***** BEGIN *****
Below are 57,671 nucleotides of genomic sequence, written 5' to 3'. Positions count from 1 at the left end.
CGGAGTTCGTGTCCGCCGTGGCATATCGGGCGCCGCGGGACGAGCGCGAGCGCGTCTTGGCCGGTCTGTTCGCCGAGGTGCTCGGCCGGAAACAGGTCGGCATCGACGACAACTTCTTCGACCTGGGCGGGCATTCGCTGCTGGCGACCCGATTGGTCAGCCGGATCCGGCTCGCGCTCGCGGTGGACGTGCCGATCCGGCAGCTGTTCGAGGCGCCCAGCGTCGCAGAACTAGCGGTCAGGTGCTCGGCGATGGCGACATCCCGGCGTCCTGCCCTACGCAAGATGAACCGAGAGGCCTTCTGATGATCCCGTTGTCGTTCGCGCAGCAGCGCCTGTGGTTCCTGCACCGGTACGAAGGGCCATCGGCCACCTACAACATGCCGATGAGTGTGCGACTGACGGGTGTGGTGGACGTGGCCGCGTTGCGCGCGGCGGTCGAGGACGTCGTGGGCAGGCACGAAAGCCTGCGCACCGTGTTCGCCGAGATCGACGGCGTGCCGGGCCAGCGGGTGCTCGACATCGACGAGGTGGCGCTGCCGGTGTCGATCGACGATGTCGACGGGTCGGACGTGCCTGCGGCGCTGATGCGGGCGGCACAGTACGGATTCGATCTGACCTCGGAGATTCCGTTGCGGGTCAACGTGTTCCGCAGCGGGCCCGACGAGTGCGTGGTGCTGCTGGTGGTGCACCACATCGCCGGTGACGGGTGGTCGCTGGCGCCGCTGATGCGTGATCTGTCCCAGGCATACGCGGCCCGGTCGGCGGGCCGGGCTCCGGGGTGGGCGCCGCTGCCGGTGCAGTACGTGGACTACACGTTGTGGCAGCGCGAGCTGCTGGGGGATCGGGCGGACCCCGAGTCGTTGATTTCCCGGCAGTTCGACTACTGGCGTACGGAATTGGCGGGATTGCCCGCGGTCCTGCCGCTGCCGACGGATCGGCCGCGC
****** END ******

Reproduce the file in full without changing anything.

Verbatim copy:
Below are 57,671 nucleotides of genomic sequence, written 5' to 3'. Positions count from 1 at the left end.
CGGAGTTCGTGTCCGCCGTGGCATATCGGGCGCCGCGGGACGAGCGCGAGCGCGTCTTGGCCGGTCTGTTCGCCGAGGTGCTCGGCCGGAAACAGGTCGGCATCGACGACAACTTCTTCGACCTGGGCGGGCATTCGCTGCTGGCGACCCGATTGGTCAGCCGGATCCGGCTCGCGCTCGCGGTGGACGTGCCGATCCGGCAGCTGTTCGAGGCGCCCAGCGTCGCAGAACTAGCGGTCAGGTGCTCGGCGATGGCGACATCCCGGCGTCCTGCCCTACGCAAGATGAACCGAGAGGCCTTCTGATGATCCCGTTGTCGTTCGCGCAGCAGCGCCTGTGGTTCCTGCACCGGTACGAAGGGCCATCGGCCACCTACAACATGCCGATGAGTGTGCGACTGACGGGTGTGGTGGACGTGGCCGCGTTGCGCGCGGCGGTCGAGGACGTCGTGGGCAGGCACGAAAGCCTGCGCACCGTGTTCGCCGAGATCGACGGCGTGCCGGGCCAGCGGGTGCTCGACATCGACGAGGTGGCGCTGCCGGTGTCGATCGACGATGTCGACGGGTCGGACGTGCCTGCGGCGCTGATGCGGGCGGCACAGTACGGATTCGATCTGACCTCGGAGATTCCGTTGCGGGTCAACGTGTTCCGCAGCGGGCCCGACGAGTGCGTGGTGCTGCTGGTGGTGCACCACATCGCCGGTGACGGGTGGTCGCTGGCGCCGCTGATGCGTGATCTGTCCCAGGCATACGCGGCCCGGTCGGCGGGCCGGGCTCCGGGGTGGGCGCCGCTGCCGGTGCAGTACGTGGACTACACGTTGTGGCAGCGCGAGCTGCTGGGGGATCGGGCGGACCCCGAGTCGTTGATTTCCCGGCAGTTCGACTACTGGCGTACGGAATTGGCGGGATTGCCCGCGGTCCTGCCGCTGCCGACGGATCGGCCGCGC